Interview Expenses - Should You Claim?
After much planning, preparation and hard work, you’ve finally been offered an interview; the only problem is that the venue is miles away and the train fare is going to cost you a fortune. What a dilemma! If you attend and don’t get the job, you won’t be able to afford to eat for a month but if you don’t attend you could be throwing away the chance of a lifetime.
Reimbursement policies for travel expenses vary from company to company, although larger organisations are usually more open to honouring expense claims, especially for graduates. They reason that it’s in their best interests to offer travel expenses reimbursement in order to attract the very best candidates and thus secure the best staff. If you are offered a reimbursement of your travel expenses, always travel at the cheapest time and don’t book first class; this won’t go unnoticed by your interviewer!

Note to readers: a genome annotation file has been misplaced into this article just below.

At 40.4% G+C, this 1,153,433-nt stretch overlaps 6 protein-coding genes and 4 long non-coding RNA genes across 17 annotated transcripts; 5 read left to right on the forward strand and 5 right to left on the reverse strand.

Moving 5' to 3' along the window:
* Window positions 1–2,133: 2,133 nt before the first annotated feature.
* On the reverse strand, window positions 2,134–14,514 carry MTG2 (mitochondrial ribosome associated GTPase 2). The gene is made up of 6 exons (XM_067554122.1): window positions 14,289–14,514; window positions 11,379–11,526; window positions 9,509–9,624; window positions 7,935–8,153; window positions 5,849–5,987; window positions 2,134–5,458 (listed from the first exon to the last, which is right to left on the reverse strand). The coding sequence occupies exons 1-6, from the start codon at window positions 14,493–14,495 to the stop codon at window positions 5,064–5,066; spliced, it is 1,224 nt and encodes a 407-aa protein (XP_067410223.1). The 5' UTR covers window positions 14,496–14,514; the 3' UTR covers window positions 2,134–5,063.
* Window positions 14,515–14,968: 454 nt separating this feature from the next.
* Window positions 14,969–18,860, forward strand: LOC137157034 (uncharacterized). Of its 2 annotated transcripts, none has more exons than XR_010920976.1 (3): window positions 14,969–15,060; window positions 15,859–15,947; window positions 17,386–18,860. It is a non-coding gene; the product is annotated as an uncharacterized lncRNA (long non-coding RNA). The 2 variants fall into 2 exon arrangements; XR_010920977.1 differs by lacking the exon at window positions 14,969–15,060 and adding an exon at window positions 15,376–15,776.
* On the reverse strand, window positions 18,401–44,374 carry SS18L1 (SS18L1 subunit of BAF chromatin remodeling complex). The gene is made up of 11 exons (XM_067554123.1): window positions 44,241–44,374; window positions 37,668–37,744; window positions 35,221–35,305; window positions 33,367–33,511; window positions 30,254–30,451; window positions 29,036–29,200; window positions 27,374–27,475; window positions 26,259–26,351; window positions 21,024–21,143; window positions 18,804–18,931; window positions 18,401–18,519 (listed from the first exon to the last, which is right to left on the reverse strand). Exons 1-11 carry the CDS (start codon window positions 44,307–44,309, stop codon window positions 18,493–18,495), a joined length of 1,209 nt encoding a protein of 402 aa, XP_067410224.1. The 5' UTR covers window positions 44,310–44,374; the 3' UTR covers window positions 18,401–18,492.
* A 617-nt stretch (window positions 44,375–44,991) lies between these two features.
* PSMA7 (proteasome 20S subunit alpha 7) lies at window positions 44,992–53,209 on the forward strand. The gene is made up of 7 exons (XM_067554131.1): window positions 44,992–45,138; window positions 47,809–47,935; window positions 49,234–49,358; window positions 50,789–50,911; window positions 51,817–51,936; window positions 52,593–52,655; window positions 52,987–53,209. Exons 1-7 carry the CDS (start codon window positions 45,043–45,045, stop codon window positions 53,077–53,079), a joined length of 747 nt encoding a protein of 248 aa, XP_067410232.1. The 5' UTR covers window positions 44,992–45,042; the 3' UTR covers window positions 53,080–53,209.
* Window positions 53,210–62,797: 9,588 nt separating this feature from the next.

Smaller companies are not so likely to pay travel costs, particularly if you are not fresh out of university and can therefore afford to pay for yourself. Having said that, it’s certainly worth being cheeky and asking; after all, if you don’t ask, you won’t get.
How to broach the subject
No-one likes asking for money and in many ways enquiring about a reimbursement can be every bit as daunting as the interview itself!
The most sensible approach to take is to telephone or email the HR department of the company you are attending for interview before you go and enquire about their policy. If you want to, you could ask at the end of the interview. Even if they turn down your request, it can be a good way of getting a feel for the sort of company you could potentially be working for. If they turn you down flat, you may feel that they are not the right company for you; on the other hand, if they’re sympathetic to your request then you know that they are a fair and generous employer.
The final decision is obviously yours. If the interview is for the job of your dreams, it may well be worth the gamble of allowing your bank account to take a hit; rather than wondering forever whether you’d have been offered the job had you dug deep and paid the train fare.
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About Alison Page
Alison is a small business owner, freelance writer, author and dressage judge. She has degrees in Equine Science and Business Studies. Read her full story at http://www.theladywriter.co.uk